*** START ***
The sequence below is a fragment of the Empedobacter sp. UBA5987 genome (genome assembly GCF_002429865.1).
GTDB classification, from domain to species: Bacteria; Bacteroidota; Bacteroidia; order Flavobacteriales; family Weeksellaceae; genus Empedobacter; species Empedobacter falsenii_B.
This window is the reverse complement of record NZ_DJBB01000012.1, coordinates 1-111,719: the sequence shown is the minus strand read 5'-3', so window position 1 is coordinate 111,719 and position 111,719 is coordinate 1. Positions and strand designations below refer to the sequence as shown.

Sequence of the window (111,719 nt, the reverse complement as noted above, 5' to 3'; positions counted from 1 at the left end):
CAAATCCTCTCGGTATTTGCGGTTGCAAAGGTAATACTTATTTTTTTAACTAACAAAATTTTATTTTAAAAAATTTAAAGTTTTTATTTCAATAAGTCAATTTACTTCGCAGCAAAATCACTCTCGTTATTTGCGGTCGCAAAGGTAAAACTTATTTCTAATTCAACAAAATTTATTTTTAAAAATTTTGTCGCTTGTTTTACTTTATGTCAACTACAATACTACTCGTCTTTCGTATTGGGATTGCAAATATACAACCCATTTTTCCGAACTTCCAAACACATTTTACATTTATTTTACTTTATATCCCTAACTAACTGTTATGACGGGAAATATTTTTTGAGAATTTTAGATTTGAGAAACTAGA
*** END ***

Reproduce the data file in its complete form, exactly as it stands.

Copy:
The sequence below is a fragment of the Empedobacter sp. UBA5987 genome (genome assembly GCF_002429865.1).
GTDB classification, from domain to species: Bacteria; Bacteroidota; Bacteroidia; order Flavobacteriales; family Weeksellaceae; genus Empedobacter; species Empedobacter falsenii_B.
This window is the reverse complement of record NZ_DJBB01000012.1, coordinates 1-111,719: the sequence shown is the minus strand read 5'-3', so window position 1 is coordinate 111,719 and position 111,719 is coordinate 1. Positions and strand designations below refer to the sequence as shown.

Sequence of the window (111,719 nt, the reverse complement as noted above, 5' to 3'; positions counted from 1 at the left end):
CAAATCCTCTCGGTATTTGCGGTTGCAAAGGTAATACTTATTTTTTTAACTAACAAAATTTTATTTTAAAAAATTTAAAGTTTTTATTTCAATAAGTCAATTTACTTCGCAGCAAAATCACTCTCGTTATTTGCGGTCGCAAAGGTAAAACTTATTTCTAATTCAACAAAATTTATTTTTAAAAATTTTGTCGCTTGTTTTACTTTATGTCAACTACAATACTACTCGTCTTTCGTATTGGGATTGCAAATATACAACCCATTTTTCCGAACTTCCAAACACATTTTACATTTATTTTACTTTATATCCCTAACTAACTGTTATGACGGGAAATATTTTTTGAGAATTTTAGATTTGAGAAACTAGA